There is nothing in these findings to suggest any contradiction of our postulates of primarynarcissism (absence of self- or object representations) or of nondifferentiation of the ego in the neonate. Neither does the significance of these findings reside in the behavioral statement that capacities formerly thought to be found exclusively in older infants are demonstrably present in neonates. Their significance resides in the discovery of a pre-ego organization with unique and unforeseen characteristics. We may note that many of these skills are soon lost unless supported by drive impulsion and unless strongly nourished by experiential aliment, just as the well-known but equally astonishing sucking skills of the neonate are soon lost unless supported by the driveimpulse of need and provided with the "nourishment" of use. Zazzo remarks on the cessation of neonatal "imitation" after two months and on the re-establishment of learned imitation at three months. What is lost from the early level of psychic organization is gradually reacquired within the framework of the new psychic organization, now with the participation of early, partial ego functions.
These studies are psychoanalytic only if we retain Hartmann's vision of psychoanalysis as a general psychology. They have no immediate or foreseeable application to our practice. Their significance for our theory is uncertain. However, they do remind us that the ontogenesis of the human psyche remains a fresh and fertile field for study and discovery. And who would be rash enough to proclaim that basic research such as this may not some day add a small but important piece to a more adequate psychoanalytic conceptualization of human psychological functioning?
CONDON, W. S. & SANDER, L. W. 1974 Neonate movement is synchronized with adult speech: interactional participation and language acquisition Science 183 99-101
EIMAS, P. D., et al. 1971 Speech perception in infants Science 170 303-306
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EMDE, R. N. & ROBINSON, J. 1979 The first two months: recent research in developmental psychobiology and the changing view of the newborn In Basic Handbook of Child Psychiatry Vol. 1 ed. J. D. Noshpitz. New York: Basic Books, pp. 72-105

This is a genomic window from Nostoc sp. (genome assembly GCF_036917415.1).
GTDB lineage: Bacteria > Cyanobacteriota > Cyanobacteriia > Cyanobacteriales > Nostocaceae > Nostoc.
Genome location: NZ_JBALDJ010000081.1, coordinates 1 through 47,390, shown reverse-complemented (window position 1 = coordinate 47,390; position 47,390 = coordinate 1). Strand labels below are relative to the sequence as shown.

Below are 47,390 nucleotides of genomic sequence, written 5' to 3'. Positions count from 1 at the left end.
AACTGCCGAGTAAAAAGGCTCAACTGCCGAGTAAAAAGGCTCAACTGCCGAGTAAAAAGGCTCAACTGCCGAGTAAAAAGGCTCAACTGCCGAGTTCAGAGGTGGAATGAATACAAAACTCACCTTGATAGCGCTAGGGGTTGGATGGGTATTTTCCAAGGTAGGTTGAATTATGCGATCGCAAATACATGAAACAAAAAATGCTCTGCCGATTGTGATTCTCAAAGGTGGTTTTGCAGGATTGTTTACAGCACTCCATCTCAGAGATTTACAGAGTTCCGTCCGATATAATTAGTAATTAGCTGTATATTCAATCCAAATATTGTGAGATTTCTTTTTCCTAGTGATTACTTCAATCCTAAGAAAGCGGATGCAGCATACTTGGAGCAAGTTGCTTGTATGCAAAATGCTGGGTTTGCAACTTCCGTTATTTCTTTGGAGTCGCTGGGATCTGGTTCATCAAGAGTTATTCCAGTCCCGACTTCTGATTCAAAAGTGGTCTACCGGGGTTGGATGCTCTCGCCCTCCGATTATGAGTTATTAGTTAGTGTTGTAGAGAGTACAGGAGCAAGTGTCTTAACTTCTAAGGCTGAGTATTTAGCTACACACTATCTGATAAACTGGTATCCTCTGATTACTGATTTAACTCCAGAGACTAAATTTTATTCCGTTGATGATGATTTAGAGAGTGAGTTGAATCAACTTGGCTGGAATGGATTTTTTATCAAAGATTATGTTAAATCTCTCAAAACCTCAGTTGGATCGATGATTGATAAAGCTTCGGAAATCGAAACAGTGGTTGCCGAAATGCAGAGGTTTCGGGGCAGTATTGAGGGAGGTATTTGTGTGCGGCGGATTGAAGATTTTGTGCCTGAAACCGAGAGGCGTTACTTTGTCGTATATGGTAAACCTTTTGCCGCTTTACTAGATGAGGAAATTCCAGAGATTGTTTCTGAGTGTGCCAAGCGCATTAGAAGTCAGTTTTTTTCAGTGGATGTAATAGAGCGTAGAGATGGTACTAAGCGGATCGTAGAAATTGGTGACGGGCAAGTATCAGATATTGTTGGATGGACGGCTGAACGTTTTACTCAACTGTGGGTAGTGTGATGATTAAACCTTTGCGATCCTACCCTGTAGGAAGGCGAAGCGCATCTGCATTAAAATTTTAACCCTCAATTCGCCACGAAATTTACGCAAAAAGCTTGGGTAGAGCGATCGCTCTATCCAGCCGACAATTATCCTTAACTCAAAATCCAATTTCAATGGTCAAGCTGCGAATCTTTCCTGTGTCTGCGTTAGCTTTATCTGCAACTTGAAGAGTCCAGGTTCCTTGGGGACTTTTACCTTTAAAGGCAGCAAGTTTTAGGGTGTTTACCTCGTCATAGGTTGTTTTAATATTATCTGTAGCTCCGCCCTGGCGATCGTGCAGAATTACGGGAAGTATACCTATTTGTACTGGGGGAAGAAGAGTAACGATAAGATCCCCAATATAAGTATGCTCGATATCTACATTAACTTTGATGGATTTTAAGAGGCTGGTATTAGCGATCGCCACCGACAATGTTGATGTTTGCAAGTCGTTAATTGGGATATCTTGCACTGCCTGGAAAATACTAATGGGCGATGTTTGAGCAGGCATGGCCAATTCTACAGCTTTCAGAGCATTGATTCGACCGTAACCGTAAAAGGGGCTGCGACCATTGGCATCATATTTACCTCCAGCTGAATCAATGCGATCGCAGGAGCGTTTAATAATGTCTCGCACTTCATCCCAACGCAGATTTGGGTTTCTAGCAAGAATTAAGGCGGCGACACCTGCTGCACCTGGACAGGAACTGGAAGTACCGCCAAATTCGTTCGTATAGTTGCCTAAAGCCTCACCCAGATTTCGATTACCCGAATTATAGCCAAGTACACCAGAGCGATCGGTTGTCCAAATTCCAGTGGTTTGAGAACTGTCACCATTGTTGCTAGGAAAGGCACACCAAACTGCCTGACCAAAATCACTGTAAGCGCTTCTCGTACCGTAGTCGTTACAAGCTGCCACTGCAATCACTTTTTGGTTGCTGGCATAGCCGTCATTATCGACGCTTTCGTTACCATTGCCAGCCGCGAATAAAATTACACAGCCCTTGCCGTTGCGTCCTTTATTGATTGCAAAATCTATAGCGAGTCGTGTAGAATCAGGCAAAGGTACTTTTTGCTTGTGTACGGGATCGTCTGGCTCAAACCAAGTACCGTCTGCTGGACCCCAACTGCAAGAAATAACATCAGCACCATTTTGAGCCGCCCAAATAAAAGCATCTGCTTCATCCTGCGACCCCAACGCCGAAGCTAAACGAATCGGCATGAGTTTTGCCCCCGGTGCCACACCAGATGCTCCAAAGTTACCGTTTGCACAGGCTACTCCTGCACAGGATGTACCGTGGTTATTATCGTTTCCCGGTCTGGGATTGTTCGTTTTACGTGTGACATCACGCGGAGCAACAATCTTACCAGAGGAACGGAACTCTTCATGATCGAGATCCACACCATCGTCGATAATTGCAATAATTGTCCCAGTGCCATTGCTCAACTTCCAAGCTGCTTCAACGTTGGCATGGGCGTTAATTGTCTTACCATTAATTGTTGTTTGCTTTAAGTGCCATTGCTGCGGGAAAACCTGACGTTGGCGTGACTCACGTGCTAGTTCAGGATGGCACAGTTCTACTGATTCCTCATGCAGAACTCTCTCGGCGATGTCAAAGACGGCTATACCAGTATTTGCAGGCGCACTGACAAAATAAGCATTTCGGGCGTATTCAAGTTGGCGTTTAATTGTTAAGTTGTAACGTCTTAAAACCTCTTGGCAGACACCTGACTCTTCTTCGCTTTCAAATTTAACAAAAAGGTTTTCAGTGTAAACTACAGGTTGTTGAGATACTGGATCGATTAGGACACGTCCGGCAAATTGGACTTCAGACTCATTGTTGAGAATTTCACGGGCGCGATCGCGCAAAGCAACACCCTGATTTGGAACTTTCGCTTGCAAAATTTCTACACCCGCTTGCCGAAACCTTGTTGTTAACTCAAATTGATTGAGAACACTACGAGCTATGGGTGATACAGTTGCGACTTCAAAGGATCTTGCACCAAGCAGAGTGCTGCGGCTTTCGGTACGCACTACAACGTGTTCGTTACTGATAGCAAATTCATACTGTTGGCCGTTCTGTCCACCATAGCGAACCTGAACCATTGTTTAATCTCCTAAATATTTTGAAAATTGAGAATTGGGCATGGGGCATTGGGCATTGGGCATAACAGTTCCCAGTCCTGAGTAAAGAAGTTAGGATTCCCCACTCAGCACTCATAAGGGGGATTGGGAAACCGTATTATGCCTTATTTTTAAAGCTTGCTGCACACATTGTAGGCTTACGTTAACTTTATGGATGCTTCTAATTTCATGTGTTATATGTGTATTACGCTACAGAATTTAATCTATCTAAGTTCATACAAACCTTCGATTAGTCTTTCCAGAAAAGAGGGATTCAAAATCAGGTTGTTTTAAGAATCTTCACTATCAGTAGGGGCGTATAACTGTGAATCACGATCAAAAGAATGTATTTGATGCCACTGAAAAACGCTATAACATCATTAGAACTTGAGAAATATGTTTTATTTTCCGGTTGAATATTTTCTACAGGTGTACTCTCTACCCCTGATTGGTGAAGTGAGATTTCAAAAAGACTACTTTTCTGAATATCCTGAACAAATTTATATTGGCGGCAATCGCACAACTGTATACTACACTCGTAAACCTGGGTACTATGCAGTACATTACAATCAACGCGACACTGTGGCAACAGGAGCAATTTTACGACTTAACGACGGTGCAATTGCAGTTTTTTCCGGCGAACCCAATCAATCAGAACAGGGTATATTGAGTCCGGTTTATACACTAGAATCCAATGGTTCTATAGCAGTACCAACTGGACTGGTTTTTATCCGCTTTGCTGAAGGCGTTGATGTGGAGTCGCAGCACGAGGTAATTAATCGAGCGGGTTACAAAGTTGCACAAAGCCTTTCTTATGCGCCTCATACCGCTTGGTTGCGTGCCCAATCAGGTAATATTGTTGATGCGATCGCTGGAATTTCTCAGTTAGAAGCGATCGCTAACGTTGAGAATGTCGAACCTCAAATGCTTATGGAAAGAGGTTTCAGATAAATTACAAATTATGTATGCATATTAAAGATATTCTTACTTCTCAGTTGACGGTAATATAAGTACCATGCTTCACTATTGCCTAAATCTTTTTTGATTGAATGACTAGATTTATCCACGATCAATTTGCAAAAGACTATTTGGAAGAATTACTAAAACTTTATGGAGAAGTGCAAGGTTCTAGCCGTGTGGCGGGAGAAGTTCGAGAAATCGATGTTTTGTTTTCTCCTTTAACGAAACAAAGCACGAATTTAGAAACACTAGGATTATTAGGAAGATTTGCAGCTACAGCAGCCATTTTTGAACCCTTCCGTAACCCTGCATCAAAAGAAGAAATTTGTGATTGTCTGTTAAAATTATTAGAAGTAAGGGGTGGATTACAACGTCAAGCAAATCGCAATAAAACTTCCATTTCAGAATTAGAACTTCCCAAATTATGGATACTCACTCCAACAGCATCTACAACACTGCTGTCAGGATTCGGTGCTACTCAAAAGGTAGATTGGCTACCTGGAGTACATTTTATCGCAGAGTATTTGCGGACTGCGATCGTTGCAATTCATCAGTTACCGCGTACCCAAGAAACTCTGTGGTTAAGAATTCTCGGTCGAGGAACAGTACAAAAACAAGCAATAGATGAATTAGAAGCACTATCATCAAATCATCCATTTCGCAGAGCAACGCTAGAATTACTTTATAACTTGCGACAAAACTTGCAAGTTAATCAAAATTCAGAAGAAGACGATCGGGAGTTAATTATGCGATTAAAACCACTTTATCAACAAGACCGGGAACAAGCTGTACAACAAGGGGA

FANTZ, R. L. 1963 Pattern vision in newborn infants Science 140 296-297
JACOBSON, S. W. & KAGAN, J. 1979 Interpreting "imitative" responses in early infancy Science 205 215-217
KORNER, A. F. & THOMAN, E. B. 1970 Visual alertness in neonates as evoked by maternal care J. Exper. Child Psychol. 10 67-78
MACFARLANE, A. 1975 Olfaction in the development of social preference in the human neonate In Parent Infant Interaction A Ciba Foundation 33 (New Series). New York: Elsevier, pp. 103-117
MASTERS, J. C. 1979 Interpreting "imitative" responses in early infancy Science 205 215
MELTZOFF, A. N. & BORTON, R. W. 1979 Intermodal matching by human neonates Nature 282 403-404
MELTZOFF, A. N. & MOORE, M. K. 1977 Imitation of facial and manual gestures by human neonates Science 198 75-78
MELTZOFF, A. N. & MOORE, M. K. 1979 Interpreting "imitative" responses in early infancy Science 205 217-219
PIAGET, J. 1945 Play, Dreams and Imitation in Childhood New York: Norton, 1962
TANNER, J. M. & INHELDER, B., Eds. 1956 Discussions on Child Development. A Consideration of the Biological, Psychological, and Cultural Approaches to the Understanding of Human Development and Behavior Vol. 1 (The Proceedings of the First Meeting of the World Health Organization Study Group on the Psychobiological Development of the Child, Geneva, 1953). New York: Int. Univ. Press.
WOLFF, P. H. 1959 Observations on newborn infants Psychosomat. Med. 21 110-118
WOLFF, P. H. 1966 The Causes, Controls, and Organization of Behavior in the Neonate. Psychol. Issues Monogr.17 New York: Int. Univ. Press.